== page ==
Monday, August 1, 2022

Hot Stuff about the Sun

Sacred Marriage of  the Sun and Moon,
M. Snyder
All people are dependent on the sun; sun symbols have roots in ancient astronomical notations dating back more than 70,000 years. Our ancestors watched the heavens to learn about the cycles of the blazing star on which their lives depended. The first sun symbols were simple circles. 

Knowing when to prepare for winter, and when to plant new crops was crucial, and by 16,000 BC calendric symbols were used to record the yearly cycles of the sun. 

By 12,500 BC, during an ice age, blonde, curly-haired little girls represented the sun; their golden hair was like the sun, and both the sun and children are necessary for the continuation of life. Here we have the Sun-Child,  ancestor of the Sun-Maiden, Sun-Queen, and Sun-Goddess  Helen ­- sun symbols of the vast Vanir civilization, which, by 4000 BC, spanned from Norway to Africa.

The Great Stone Circles, the megalithic observatories, were built to aid in observing the patterns of the sun and other heavenly bodies. Those who could divide circles to symbolize the passing of time brought life-saving skills to the people. From this ability - dividing - comes the concept of the divine

Contemporary wheel symbols depict movement of heavenly bodies with the sun at the center, the spokes representing the sun’s beams. From these ancient observations grew the mythologies of the sun-kings, the dead and resurrected kings, and other legends. Astronomical associations are evident in the symbols of the sun-kings: Halos around the heads symbolize solar radiance, which has been assimilated to the radiance of enlightenment, sanctity, holiness, or divinity.

Left to right: Shamash, Tawa, Buddha, Krishna, Jesus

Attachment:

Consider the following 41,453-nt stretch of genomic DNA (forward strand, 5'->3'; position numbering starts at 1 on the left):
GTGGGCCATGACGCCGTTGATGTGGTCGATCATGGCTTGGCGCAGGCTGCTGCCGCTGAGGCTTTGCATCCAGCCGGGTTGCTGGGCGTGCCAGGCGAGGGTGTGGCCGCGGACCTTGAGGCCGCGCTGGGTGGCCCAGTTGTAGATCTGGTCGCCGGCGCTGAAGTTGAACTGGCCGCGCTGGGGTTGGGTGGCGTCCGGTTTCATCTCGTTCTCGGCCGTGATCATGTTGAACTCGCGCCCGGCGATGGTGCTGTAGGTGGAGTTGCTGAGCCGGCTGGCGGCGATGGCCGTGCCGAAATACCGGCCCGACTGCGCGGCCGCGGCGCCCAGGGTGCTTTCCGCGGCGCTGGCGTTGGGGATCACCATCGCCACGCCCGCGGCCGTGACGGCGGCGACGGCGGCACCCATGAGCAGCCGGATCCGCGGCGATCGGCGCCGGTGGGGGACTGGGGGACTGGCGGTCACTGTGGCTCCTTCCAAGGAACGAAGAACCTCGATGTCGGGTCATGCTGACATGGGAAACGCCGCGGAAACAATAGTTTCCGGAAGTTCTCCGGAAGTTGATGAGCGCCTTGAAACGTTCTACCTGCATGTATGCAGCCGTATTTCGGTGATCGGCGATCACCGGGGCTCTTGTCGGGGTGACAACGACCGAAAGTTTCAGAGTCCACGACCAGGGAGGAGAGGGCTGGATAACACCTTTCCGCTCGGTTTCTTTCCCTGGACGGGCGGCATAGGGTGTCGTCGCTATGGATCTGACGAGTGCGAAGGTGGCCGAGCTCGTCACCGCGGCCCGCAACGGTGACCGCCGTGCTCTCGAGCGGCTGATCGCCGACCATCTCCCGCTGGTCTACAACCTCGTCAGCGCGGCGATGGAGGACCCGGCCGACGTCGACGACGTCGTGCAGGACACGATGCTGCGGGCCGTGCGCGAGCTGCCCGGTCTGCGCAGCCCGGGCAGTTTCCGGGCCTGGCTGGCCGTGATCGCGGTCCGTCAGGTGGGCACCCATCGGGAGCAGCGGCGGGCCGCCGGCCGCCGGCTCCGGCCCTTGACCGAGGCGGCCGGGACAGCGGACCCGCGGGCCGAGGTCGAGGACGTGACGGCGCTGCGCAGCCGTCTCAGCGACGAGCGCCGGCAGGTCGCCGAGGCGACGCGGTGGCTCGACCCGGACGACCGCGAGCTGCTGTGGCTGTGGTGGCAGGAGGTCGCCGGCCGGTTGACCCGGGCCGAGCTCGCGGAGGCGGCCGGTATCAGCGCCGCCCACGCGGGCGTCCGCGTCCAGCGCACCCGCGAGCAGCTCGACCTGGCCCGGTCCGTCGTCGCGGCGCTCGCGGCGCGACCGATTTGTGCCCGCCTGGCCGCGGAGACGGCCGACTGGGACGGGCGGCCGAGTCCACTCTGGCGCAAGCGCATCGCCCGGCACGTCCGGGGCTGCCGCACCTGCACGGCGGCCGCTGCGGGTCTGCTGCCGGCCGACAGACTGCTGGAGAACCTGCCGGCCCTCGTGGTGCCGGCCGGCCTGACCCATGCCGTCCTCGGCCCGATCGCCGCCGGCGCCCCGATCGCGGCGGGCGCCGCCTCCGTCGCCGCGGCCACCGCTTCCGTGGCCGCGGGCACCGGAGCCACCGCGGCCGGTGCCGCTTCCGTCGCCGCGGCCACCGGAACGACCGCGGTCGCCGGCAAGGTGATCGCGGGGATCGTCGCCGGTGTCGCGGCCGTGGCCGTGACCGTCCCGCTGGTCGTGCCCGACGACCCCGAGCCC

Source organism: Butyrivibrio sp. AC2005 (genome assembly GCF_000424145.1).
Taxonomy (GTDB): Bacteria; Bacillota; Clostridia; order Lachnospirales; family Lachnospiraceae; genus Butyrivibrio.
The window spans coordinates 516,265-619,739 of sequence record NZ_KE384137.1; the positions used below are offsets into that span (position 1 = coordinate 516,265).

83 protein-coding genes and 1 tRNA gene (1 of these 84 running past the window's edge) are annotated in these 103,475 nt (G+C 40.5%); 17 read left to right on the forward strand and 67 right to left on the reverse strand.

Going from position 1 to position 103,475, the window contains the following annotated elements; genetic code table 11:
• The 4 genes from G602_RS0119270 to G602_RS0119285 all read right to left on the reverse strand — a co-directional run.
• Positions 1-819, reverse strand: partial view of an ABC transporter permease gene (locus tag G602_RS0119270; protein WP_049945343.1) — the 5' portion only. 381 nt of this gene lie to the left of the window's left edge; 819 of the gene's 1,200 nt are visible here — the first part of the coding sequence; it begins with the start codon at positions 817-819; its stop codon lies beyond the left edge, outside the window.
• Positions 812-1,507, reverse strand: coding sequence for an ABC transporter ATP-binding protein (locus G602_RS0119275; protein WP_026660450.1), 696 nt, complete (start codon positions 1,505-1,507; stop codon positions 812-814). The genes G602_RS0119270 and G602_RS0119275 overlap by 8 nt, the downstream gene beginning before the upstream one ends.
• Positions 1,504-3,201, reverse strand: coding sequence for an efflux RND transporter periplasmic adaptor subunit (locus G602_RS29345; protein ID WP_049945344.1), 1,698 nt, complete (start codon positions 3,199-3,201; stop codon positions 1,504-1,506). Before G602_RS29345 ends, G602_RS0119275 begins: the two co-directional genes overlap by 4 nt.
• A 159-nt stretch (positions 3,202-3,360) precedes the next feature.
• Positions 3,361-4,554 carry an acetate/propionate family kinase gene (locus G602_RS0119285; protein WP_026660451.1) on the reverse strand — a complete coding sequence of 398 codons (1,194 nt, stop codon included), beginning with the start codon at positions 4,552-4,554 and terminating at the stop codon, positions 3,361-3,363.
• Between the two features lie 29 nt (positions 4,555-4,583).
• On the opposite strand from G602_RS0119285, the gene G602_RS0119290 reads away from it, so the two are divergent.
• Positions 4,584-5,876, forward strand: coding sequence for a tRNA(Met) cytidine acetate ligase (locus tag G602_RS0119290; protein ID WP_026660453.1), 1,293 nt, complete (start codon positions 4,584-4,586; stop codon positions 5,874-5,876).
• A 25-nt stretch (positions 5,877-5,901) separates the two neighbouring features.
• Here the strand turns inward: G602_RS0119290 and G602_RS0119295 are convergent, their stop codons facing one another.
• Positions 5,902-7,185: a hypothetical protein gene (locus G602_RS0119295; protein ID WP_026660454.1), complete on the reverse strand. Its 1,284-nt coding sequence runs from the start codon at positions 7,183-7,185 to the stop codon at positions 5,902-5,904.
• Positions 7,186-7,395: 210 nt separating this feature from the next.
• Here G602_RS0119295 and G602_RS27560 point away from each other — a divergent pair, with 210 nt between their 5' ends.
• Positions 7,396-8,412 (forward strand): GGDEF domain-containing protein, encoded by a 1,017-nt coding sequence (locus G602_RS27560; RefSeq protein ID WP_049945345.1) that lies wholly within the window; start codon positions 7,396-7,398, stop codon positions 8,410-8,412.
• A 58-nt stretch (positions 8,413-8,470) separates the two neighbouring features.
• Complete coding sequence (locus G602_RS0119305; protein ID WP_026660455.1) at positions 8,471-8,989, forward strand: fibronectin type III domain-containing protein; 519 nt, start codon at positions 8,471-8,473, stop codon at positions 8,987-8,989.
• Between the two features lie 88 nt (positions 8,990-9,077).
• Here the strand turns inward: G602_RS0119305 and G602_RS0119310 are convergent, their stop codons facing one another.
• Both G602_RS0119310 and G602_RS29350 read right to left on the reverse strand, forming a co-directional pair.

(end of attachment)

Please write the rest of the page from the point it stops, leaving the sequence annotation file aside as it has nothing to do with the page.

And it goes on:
Few young students today understand the Analemma - the movement of the sun - or how critical this knowledge was to survival thousands of years ago. During winter solstice the sun reaches its lowest point on the horizon (at the Tropic of Capricorn). There it stays, “motionless,” for three days. When it rises again it brings with it warmth and change-of-season that allows crops to grow and life to thrive. The course of the sun through the heavens is an age-old symbol of the human life-cycle. The setting sun, its disappearance at night, and its rising again in the morning, link with the archetypal symbolism of death and rebirth. 

The sun is the provider of light, color, and warmth, and is the bringer of new life in the spring. This knowledge has been the foundation of countless symbols, myths, and legends. In Incan myths the sun was worshiped as the divine ancestor of the nation. In Norse mythology Sunna, a sun goddess, rides in a horse drawn solar chariot. Abraxas, Apollo, and Helios also drive sun-chariots pulled by four horses; the four horses are symbolic of the four seasons. Ancient Egyptians worshiped Ra, a sun god. In Persia, Mithra was the god of light and wisdom. In Christian iconography the sun rising in the east symbolizes resurrection. Contemporary uses of sun symbols represent the intellect, the universal spirit, all-seeing divinity, intuitive knowledge, enlightenment, and illumination - all based on the astronomers of prehistory who used geometry and number to calculate the passage of time based on light.  

Sunlight is symbolic of intelligence and spirit: we speak of intelligent people in terms of being bright or brilliant, and of having bright ideas. We depict enlightened beings with halos. It seems appropriate that our terms for intelligence are associated with light; light is associated with the sun and stars, the study of which is astronomy – the heavenly lights. Today, as in prehistory, those with knowledge of the heavens are regarded as intelligent. Considering this, one could connect knowledge of astronomy with enlightenment. Each year we travel once around the Sun on this rock called Earth. Have a great trip!

Michelle Paula Snyder
Michelle Snyder is the founder and VP of the Foundation for Research of the Enzmann Archive, Inc. She is a professor of mythology, and an author, publisher, speaker, and artist. She did her post-graduate research at the University of Wales, decoding ancient and prehistoric symbolism, mythology, folklore, and fairy tales.  Her artwork has appeared in galleries from Massachusetts to California. Michelle is co-owner of White Knight Studio.

Symbologist Michelle Snyder

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